Edited by Terry Persun || Use of light detection and ranging (LiDAR) in the automotive industry is growing exponentially. The two most common variations are solid-state LiDAR and hybrid spinning LiDAR.
Solid-state LiDAR are non-spinning systems. Some employ a phased array to steer the laser beam sans moving parts; others include a tiny mirror to steer the laser beam. Still another solid-state design called flash LiDAR illuminates entire scenes in a single flash to allow detection of returned light via a two-dimensional array of sensors — similar to the operation of a digital camera. With few moving parts, these methods provide cost-effective LiDAR functionality.
Sometimes manufacturers put all the LiDAR electronics on a single chip, including the laser, any beam-steering circuitry, detectors for the return signal, and supporting computer power. But single-chip solutions for solid-state LiDAR are vulnerable to environmental challenges such as heat, cold, humidity, rain, and corrosive substances. End users needing to repair systems often find replacement ICs costly. What’s more, manufacturers are increasingly looking to offer lower-cost modular options that allow individual component swap-outs.
The latter is significant because a typical solid-state LiDAR setup provides a single fixed-in-place field of view of 120° or less. That means it takes at least four units to cover a full 360° safety zone. That contrasts with spinning LiDAR systems, which cover 360° operation with no blind spots due to gaps or overlapping … problems inherent to solid-state systems.
In addition, safety rules dictate that LiDAR must not generate laser output capable of damaging a person’s eyesight — even if that person were to look directly at the LiDAR unit for a number of seconds.
Reasons for solid-state hybrid LiDAR
Leveraging the advantages of both solid-state and spinning LiDAR is hybrid LiDAR. These designs have a field of view that is seamless and repeatable. Plus safety regulations permit moving laser sources to emit higher-power beams than stationary ones. So more powerful lasers let hybrid spinning LiDAR units map wide ranges and (when incorporated into systems for autonomous operation) help vehicles avoid the need to make short stops — and avoid the increased risk of body trauma to passengers. So even while solid-state LiDAR becomes increasingly common, demanding applications (including self-driving cars) will employ robust hybrids with superior long-range operation, higher resolution, and broader fields of view than other systems.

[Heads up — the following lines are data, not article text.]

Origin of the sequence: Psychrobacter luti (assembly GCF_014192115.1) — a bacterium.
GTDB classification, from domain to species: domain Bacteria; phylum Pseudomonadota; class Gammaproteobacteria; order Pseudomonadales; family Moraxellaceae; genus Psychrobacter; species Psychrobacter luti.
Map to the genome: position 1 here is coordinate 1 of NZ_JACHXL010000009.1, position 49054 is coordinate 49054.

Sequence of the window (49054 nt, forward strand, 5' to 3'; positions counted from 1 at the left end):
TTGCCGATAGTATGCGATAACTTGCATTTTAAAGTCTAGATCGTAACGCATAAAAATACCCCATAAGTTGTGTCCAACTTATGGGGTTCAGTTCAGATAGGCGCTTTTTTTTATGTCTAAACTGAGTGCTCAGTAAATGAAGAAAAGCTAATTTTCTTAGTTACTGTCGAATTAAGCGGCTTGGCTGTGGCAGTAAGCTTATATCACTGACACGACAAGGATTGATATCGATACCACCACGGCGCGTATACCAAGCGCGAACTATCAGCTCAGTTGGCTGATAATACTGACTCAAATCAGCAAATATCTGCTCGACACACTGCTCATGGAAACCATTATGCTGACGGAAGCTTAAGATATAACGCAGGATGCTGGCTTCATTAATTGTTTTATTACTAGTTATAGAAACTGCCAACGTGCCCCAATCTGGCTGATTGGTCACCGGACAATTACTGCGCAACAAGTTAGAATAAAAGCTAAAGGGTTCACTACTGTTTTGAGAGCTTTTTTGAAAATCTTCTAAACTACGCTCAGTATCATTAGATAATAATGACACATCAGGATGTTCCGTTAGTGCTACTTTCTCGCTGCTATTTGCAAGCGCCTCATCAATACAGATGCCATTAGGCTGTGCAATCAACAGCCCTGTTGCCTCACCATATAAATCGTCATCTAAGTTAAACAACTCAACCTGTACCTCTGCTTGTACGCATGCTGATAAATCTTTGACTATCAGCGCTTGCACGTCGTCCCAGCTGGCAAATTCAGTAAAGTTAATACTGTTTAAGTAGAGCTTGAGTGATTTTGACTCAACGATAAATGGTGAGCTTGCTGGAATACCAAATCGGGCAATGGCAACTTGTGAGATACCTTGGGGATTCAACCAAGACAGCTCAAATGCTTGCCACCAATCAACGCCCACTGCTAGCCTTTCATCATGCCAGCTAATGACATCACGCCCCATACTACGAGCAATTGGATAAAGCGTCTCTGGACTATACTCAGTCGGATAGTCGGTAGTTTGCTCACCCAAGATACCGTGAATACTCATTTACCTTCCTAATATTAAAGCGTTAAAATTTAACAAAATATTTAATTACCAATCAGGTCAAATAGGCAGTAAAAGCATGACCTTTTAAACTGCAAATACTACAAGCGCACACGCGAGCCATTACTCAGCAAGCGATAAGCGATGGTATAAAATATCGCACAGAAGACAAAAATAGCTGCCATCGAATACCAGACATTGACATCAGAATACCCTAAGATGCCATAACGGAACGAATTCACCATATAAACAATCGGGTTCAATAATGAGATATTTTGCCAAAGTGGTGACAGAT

As we’ll see, trimming the cost and footprint of these LiDAR designs sometimes means using alternatives to the usual brushless dc (BLDC) motors employed for their spinning action.
Motors parts that LiDAR systems don’t need
Recall that brushless dc motors are more powerful than brushed motors — and avoid the friction and voltage drop associated with brushes for commutation. That’s why brushless dc motors are used in LiDAR systems. Spinning LiDAR designs usually turn at 200 to 500 rpm. The mirror assembly the motor turns is very light, so torque isn’t typically an issue. But many of today’s LiDAR systems use off-the-shelf (OtS) NEMA 17 and NEMA 23 motors — which can make for unnecessarily bulky builds.
That’s because most OtS brushless dc motors are structurally and mechanically self-supporting. Endcaps suspend the rotor inside the stator; then the LiDAR’s moving assembly couples to an output shaft. In fact, motor ends can easily account for up to 50% of a motor’s overall length.
In contrast, frameless motors omit additional mounting supports, plates, brackets, and couplings to let design engineers directly integrate loads into the rotor design; in addition, the stator can be seamlessly incorporated into the system for a smaller design that doesn’t sacrifice performance.
Sleeker automobiles with compact LiDAR motors
Aerodynamics and visual styling are paramount in automotive design. It’s easier for engineers to incorporate wider flatter shapes to car exteriors than tall narrow shapes. Frameless motors can deliver this kind of geometry — with large diameters and less height than comparable OtS brushless dc motors. In addition, a portion of the LiDAR mirror load can sink down into the frameless design’s stator. Both of these options help reduce the overall LiDAR height for a streamlined shape.
Frameless motors aren’t constrained to standard sized motors, so give design engineers more freedom to tailor motor shape and size to the application. This makes for LiDAR systems with the smallest footprint possible. When paired with the lightweight sensors of solid-state technologies, the motors have less mass to move and lower torque requirements to satisfy — allowing for a much smaller motor to do the job.
Off-the-shelf motors may be oversized for LiDAR systems. In contrast, custom motors are often more compact and (if supplied in high volumes) save thousands of dollars in manufacturing and production over the long run. For more information, visit Lin Engineering at linengineering.com.
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